What You Need to Know About Arthritis Medications

Several effective medications are available to relieve pain related to osteoarthritis. Oral medications are used more frequently, but research that links some with an increased risk of heart disease has made doctors less inclined to prescribe first. Some people find that injections into the affected joint, or topical products applied to the skin surrounding a painful joint, also help reduce pain.

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Although painkillers can make you feel better, they can not cure your osteoarthritis. Researchers, however, are working on identifying medications that can reverse or prevent worsening of the condition.

Oral analgesics

Taking an oral analgesic is sometimes the first step in the medical treatment of osteoarthritis.

The most commonly used analgesics are acetaminophen (Tylenol) and non-steroidal anti-inflammatory drugs (NSAIDs). What type of medication your doctor recommends depends on the intensity of your pain and the potential side effects of the medication. The drug with the fewest possible side effects is usually tried first. If this drug does not relieve pain properly, other pain medications may be added or replaced.

It is important to note that the American Heart Association has issued guidelines recommending that physicians do not prescribe NSAIDs or COX-2 inhibitors (a new generation of NSAIDs) to patients at risk for heart attack, including those with coronary disease or Established risk Factors such as high blood pressure or high cholesterol until you have tried other methods to relieve a patient’s pain.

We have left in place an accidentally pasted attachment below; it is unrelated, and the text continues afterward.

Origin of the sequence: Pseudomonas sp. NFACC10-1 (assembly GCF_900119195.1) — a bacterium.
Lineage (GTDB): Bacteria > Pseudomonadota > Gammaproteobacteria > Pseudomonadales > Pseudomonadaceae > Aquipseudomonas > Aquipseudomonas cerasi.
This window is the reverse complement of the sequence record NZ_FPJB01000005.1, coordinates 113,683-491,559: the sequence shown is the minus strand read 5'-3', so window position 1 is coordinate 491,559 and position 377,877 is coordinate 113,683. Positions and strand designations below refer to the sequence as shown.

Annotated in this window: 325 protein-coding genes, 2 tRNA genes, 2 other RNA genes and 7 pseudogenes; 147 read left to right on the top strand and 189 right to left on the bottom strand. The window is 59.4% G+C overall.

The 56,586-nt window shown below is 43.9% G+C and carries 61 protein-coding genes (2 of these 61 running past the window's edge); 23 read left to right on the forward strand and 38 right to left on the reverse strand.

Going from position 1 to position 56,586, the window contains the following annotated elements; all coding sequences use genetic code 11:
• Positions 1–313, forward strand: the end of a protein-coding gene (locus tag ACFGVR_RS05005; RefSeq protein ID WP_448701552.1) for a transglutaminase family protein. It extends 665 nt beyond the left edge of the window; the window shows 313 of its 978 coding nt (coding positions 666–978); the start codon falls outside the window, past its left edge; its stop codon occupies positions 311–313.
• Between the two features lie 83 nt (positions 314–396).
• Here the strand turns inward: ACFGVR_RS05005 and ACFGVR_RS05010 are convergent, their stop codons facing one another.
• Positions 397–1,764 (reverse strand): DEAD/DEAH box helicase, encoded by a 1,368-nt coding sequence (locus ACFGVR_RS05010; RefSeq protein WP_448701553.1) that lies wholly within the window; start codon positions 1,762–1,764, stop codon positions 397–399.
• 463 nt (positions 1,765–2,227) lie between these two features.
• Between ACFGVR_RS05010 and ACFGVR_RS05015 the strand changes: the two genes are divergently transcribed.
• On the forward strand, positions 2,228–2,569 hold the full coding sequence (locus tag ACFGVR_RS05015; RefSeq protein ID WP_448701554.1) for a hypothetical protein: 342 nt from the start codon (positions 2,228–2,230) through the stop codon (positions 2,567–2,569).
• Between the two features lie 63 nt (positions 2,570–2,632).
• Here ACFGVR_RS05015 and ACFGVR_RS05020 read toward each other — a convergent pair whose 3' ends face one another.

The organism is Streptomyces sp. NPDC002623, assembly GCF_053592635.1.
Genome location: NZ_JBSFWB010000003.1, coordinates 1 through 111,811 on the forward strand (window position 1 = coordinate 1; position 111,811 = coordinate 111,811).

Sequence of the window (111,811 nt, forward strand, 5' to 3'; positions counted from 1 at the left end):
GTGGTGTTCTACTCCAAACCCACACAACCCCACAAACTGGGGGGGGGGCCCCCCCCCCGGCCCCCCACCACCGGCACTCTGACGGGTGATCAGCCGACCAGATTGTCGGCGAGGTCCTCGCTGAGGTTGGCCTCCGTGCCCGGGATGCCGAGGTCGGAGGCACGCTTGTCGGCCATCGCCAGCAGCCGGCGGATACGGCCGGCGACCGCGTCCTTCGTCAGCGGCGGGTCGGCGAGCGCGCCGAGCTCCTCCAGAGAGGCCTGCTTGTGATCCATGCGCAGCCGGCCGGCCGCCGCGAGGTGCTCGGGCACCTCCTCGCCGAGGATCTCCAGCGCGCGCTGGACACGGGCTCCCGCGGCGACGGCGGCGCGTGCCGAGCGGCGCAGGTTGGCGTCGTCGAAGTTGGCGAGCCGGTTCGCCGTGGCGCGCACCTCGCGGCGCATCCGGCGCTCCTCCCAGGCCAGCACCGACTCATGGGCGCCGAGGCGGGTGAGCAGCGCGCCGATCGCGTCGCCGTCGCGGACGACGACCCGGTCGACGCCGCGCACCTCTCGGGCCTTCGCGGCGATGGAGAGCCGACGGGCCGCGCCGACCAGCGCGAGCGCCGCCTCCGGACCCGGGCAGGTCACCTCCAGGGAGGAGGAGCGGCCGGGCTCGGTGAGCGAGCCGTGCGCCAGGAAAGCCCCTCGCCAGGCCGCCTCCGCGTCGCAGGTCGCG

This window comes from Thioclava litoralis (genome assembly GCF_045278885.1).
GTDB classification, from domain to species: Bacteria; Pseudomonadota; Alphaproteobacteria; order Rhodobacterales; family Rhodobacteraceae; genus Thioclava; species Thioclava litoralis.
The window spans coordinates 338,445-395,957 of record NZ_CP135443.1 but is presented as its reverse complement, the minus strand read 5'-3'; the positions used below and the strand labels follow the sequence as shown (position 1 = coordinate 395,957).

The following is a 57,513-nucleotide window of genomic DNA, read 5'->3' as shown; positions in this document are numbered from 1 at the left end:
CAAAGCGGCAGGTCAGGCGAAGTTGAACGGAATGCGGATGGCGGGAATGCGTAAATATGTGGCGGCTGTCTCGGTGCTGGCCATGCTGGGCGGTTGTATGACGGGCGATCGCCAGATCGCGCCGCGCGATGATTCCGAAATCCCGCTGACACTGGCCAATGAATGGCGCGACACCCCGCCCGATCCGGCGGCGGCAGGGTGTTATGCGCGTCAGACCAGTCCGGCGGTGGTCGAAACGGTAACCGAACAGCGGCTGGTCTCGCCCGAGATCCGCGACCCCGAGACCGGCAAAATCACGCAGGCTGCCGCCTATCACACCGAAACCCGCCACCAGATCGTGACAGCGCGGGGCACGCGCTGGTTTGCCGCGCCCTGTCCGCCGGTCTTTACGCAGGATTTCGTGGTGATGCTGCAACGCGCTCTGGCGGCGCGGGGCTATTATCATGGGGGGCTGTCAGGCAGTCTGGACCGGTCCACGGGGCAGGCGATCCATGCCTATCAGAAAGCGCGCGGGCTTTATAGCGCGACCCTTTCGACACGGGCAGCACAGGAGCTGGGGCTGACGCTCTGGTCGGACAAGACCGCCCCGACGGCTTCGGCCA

Acetaminophen (Tylenol)

This over-the-counter medication is the initial drug of choice for osteoarthritis because it is as effective as most NSAIDs and is less likely to cause side effects, such as stomach irritation. It is also cheap. Because inflammation only plays a minor role in osteoarthritis, the anti-inflammatory effect of an NSAID is usually not necessary.

The maximum recommended daily dose of acetaminophen is 4,000 milligrams (mg), usually taken as 325 to 650 mg every four hours up to 6 times a day.

Because acetaminophen is often an ingredient in other medications, such as cold remedies, it is easy to consume too much if you are not careful. Acetaminophen can cause liver damage if taken at doses higher than the recommended amount.

Acetaminophen can be harmful to people who drink large amounts of alcohol. To help prevent liver damage, you should avoid consuming alcohol while taking this medicine. Acetaminophen can also be dangerous if you are taking the anticoagulant warfarin (Coumadin). Although paracetamol appears to be associated with a slightly lower risk of heart disease than NSAIDs, if you use it regularly, you should consult your doctor periodically to check for side effects.

Traditional NSAIDs

If acetaminophen does not control your pain, NSAIDs are the next option. Aspirin, the original NSAID, is effective and inexpensive and can reduce the risk of heart disease. Other NSAID options include ibuprofen (Advil, Motrin), naproxen (Aleve), and ketoprofen.

If you need a NSAID other than aspirin, the American Heart Association recommends starting with naproxen. If necessary, your doctor may prescribe a stronger NSAID such as diclofenac (Voltaren) or nabumetone.

Because inflammation is not usually a major problem in osteoarthritis, NSAIDs are mainly used as analgesics in this circumstance.

How well the symptoms of osteoarthritis respond to a specific NSAID varies greatly from person to person. As a result, finding the right medication depends largely on trial and error. It can take at least two weeks of treatment to find out if the drug is effective.

Regular use of NSAIDs can cause stomach irritation, bleeding, and ulceration because medications interfere with the formation of protective mucus that normally lines the stomach. In fact, some degree of gastrointestinal bleeding occurs in more than 50 percent of NSAID users.